The Arizona Cardinals need a quarterback.
The market for elite signal callers is mediocre, though there are a few decent options to choose from.
One of the possibilities is a 26-year-old who averaged 6.5 yards per passing attempt and has thrown touchdowns on 3.4 percent of his passes while being picked off on 4.4 percent of his attempts. Thought to finally be getting his opportunity to lead his team, he suffered an early-season injury and opened the door for a veteran to come in and take his place. When he did get back on the field he was average – not great – and the team ultimately decided the veteran gave them the best chance to win. A once-promising career has been put on hold as the quarterback – who believes he can be an effective starter in the NFL – is hoping to find a team that will give him an opportunity.
Another option is a 27-year-old who has experience in a system similar to Arizona’s, has averaged 6.5 yards per attempt and has thrown a touchdown on 2.4 percent of his passes while being interecepted 3.4 percent of the time. Originally anointed the starter by his team, he got hurt early in a season where he wasn’t playing great to begin with and was subsequently replaced by a veteran who, somewhat surprisingly, went on to have a Pro-Bowl campaign. The veteran re-established himself as a top-flight QB in the league, seizing the starting job and relegating the youngster to the bench.
Factor in the career QB ratings, with the former sitting at 73.2 with the latter at 70.8 and you may have a tough time deciding who gives you the best chance to win going forward: Kevin Kolb or Matt Leinart.
That’s right, the quarterback so many seem to want the Cardinals to give up the farm for is not that much different than the one they ran out of town not eight months ago. Irony can be a funny thing, no?
Don’t get me wrong, I’m not saying the Cardinals should bring back a quarterback who apparently couldn’t beat out Derek Anderson, feuded with his head coach and was a third stringer in Houston for the duration of last season. Leinart’s tenure as a Cardinal was as disappointing as it was brief, and that ship has surely sailed. The point is while Kolb is being hyped as the next great QB, he’s really as much of an unknown as any other player would be with just seven career starts and 319 total attempts.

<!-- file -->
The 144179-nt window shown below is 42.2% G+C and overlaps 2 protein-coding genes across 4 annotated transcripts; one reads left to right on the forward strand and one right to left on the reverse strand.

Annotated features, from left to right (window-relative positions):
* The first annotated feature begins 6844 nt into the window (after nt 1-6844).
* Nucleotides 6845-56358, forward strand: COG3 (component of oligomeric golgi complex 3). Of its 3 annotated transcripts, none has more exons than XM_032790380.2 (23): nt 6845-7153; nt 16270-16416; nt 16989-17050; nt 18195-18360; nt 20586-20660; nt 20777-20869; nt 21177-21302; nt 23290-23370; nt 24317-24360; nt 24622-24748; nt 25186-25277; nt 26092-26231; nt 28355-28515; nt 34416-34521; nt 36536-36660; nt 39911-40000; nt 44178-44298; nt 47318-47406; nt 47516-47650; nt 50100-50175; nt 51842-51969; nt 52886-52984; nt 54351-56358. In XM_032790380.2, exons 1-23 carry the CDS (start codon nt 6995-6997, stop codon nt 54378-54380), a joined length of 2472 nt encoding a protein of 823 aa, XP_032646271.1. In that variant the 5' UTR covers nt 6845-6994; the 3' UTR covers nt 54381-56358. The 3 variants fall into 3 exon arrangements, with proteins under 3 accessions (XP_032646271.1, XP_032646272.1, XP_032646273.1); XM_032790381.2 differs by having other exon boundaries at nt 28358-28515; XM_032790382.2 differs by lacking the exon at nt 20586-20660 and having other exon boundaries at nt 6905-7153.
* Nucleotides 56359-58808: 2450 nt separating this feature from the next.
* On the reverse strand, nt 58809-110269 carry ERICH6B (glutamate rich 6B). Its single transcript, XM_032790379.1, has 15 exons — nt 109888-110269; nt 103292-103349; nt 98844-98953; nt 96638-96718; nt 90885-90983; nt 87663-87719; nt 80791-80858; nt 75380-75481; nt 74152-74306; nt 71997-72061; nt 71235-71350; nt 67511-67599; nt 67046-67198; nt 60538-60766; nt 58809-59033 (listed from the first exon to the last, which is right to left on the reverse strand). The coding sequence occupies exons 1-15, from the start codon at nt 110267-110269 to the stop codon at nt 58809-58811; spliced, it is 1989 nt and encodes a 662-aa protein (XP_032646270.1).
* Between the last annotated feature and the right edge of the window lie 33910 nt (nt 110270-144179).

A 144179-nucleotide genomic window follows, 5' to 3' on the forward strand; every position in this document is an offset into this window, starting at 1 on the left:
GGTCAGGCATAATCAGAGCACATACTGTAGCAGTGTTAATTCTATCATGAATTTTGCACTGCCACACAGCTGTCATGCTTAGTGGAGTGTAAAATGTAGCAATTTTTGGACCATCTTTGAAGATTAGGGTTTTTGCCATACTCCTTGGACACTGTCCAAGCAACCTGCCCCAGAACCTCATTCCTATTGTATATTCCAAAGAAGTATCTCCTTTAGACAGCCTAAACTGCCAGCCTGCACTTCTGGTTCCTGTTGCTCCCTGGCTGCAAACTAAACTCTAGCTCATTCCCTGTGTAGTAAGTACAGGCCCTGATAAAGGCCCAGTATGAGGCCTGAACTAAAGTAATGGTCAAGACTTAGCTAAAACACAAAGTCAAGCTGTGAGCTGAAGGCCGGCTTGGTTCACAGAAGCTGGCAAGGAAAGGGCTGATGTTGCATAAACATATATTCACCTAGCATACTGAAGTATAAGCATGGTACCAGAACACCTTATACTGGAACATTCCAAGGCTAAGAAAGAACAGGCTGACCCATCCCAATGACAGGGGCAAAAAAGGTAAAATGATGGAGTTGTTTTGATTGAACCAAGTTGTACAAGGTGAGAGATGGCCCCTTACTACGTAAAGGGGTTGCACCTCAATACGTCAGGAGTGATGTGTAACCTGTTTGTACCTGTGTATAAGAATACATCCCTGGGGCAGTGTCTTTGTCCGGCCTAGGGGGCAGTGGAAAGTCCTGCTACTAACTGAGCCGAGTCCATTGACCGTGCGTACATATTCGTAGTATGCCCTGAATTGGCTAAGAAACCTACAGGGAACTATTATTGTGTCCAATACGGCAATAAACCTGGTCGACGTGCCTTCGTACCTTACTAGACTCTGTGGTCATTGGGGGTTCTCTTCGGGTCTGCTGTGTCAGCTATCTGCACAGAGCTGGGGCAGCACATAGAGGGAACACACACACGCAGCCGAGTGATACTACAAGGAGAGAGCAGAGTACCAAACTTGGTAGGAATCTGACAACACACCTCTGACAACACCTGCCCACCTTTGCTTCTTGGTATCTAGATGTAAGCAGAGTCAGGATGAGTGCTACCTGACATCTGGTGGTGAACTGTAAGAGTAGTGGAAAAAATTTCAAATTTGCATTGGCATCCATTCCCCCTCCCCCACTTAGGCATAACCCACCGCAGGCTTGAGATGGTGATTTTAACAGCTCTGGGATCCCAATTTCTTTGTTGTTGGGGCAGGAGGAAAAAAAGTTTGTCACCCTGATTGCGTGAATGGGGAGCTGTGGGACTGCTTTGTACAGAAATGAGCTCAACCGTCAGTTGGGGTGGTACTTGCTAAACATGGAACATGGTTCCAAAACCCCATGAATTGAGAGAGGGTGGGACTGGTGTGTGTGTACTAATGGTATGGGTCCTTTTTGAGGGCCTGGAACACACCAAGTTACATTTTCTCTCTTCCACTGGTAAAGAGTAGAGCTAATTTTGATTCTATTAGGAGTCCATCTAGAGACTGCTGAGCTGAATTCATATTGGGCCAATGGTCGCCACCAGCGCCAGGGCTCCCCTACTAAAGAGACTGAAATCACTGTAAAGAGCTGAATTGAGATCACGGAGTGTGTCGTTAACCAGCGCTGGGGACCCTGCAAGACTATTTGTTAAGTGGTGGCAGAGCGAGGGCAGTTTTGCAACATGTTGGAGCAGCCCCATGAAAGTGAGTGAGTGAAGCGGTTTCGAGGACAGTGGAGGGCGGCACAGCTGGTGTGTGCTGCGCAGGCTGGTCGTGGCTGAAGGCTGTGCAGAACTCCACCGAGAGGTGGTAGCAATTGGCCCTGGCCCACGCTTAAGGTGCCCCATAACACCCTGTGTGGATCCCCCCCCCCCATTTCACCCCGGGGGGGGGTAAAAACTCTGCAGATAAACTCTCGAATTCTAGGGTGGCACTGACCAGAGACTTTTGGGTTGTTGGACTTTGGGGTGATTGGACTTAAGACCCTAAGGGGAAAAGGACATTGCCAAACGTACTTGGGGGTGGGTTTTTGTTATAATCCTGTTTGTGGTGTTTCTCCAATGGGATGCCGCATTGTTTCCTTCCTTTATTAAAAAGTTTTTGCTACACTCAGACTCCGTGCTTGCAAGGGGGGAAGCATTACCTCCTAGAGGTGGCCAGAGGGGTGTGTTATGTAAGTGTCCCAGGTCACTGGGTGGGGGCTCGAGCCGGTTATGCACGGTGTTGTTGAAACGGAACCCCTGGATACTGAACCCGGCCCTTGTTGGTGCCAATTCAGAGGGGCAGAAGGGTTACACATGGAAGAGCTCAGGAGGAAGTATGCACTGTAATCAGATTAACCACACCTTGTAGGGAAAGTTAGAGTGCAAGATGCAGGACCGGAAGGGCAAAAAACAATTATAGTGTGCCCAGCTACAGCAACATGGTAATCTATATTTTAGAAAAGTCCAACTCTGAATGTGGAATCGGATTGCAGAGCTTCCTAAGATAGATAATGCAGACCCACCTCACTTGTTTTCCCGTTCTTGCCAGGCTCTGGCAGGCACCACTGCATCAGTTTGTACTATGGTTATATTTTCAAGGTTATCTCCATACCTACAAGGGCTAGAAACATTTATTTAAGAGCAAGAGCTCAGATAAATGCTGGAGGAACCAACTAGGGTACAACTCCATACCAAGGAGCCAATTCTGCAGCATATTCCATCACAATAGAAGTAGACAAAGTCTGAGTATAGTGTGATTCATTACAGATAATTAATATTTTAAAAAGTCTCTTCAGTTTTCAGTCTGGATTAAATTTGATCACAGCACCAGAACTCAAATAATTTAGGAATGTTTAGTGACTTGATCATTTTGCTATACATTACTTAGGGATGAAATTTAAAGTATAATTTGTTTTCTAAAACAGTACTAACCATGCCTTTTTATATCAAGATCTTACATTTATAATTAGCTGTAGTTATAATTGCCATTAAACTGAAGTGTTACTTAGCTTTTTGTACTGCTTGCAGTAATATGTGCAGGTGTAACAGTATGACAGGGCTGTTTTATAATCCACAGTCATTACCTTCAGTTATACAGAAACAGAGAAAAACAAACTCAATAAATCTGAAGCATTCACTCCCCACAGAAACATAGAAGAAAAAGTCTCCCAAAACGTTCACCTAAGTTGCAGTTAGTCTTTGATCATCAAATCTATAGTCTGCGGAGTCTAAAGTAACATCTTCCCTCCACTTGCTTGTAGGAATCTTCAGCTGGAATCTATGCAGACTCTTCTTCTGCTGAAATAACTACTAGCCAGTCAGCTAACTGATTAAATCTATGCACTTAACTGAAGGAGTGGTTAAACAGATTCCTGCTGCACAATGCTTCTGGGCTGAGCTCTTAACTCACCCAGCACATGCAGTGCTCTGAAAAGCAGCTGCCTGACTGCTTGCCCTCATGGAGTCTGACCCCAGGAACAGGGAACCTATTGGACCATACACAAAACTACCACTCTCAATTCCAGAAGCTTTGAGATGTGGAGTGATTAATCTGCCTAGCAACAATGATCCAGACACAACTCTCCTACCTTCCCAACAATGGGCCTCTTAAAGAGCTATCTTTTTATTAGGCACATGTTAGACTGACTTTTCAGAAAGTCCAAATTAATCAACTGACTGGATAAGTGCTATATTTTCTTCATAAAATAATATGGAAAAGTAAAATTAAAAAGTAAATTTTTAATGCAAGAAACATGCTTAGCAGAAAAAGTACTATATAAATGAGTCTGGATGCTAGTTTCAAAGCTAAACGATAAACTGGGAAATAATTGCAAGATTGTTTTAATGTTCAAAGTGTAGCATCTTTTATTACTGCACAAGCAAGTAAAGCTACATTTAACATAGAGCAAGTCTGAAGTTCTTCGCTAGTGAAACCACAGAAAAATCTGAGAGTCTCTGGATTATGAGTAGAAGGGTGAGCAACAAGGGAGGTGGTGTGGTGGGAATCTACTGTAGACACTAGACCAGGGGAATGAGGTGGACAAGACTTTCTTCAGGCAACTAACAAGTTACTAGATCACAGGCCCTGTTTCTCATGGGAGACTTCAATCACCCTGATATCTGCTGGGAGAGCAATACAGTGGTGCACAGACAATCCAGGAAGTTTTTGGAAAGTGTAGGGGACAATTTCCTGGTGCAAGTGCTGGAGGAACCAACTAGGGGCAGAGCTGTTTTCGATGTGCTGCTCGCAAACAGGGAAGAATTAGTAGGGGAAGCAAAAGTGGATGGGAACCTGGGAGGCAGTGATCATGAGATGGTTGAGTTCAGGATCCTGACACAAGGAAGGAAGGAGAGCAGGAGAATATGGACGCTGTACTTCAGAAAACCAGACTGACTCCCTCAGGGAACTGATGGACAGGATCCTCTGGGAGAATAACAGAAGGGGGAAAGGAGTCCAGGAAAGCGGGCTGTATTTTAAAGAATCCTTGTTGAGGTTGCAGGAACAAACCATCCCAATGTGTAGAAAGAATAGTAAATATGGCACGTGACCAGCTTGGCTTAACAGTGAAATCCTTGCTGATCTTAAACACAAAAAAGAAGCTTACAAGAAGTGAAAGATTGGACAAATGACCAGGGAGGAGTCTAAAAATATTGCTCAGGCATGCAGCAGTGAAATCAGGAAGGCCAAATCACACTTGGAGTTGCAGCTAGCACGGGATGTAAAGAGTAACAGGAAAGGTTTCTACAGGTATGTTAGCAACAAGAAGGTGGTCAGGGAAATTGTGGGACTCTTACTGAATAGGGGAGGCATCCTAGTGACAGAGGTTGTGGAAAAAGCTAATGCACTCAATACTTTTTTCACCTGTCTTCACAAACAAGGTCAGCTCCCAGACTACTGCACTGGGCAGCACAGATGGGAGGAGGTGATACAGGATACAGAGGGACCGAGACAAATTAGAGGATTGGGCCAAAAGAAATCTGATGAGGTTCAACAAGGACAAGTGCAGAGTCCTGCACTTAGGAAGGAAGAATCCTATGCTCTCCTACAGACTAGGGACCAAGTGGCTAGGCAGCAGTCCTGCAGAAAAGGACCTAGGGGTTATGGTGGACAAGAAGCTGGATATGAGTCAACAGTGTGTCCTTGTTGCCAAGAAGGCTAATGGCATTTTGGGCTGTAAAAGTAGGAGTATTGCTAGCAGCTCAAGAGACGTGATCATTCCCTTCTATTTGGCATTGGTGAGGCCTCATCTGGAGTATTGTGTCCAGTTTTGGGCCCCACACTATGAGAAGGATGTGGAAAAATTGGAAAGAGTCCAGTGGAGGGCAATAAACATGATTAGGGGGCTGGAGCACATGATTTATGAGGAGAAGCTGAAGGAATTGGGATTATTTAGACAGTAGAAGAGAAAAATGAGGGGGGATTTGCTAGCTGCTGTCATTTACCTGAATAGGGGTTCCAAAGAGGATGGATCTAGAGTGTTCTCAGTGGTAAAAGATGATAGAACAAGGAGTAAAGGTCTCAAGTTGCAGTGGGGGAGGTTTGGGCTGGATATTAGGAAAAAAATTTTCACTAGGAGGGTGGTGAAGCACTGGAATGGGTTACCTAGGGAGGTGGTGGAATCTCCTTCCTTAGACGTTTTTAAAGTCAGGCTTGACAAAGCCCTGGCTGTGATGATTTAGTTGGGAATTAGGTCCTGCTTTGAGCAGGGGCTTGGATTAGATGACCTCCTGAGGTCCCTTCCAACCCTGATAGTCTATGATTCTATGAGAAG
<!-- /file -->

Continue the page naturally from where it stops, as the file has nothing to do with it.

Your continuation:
Could Kolb be a good quarterback? Sure, why not. He’s 6’3 and 218 lbs., meaning he has good size. His arm strength is solid and he’s been coached by one of the best in Andy Reid the last four years. However, the Houston product is no sure-thing, and if the Cardinals are to give up draft picks (especially their first rounder in 2011) merely hoping they are getting the franchise’s long-term answer at the most important position is not enough – they must know.
The Cardinals need a quarterback in the worst way, and while Kolb may be the most enticing option the idea that he is the best one has the scent of ‘after what we saw at the QB spot last year simply average would be awesome.’ Yes, average would be an upgrade, but average doesn’t win Super Bowls. Great does, and if you are sacrificing picks along with the big contract that would be handed to Kolb upon trading for him, you need to get great.
So, is greatness available? Well, in free agency, probably not. Teams know better than to let a franchise QB hit the open market, and players like Kurt Warner and Michael Vick only do so if they are carrying some level of baggage, be it on the field struggles or off the field issues. So, while a guy like Marc Bulger may be the choice, it must be understood that expecting him to have a career renaissance like the one Kurt Warner went through is a little unfair, as lightning doesn’t strike twice in the same place very often.
Of course, the Cardinals could turn to the draft, but as they found out after taking Leinart 10th overall in 2006 there is the classic boom/bust potential and inherent risk that comes with taking a QB in the first round. Granted, Auburn’s Cam Newton, Missouri’s Blaine Gabbert, Arkansas’ Ryan Mallett and others have the potential to be stars, but the Cardinals are really in no place to take that chance – unless of course they have a solid veteran to take the snaps while the franchise’s future learns and matures on the sideline.
Which leads us to the final option: trade. Carson Palmer wants out of Cincinnati, the Broncos’ Kyle Orton may or may not be available and of course, there’s the aforementioned Kolb. Going this route means the Cardinals would have to give something up, meaning the cost absolutely plays a factor in whether or not the team should pursue. While we don’t know the asking price for each (or if Palmer and/or Orton are even available), the consensus seems to be that Kolb will be the most expensive.
And that price, ultimately, may be too much to pay when you realize you’re not even sure of what you’re getting.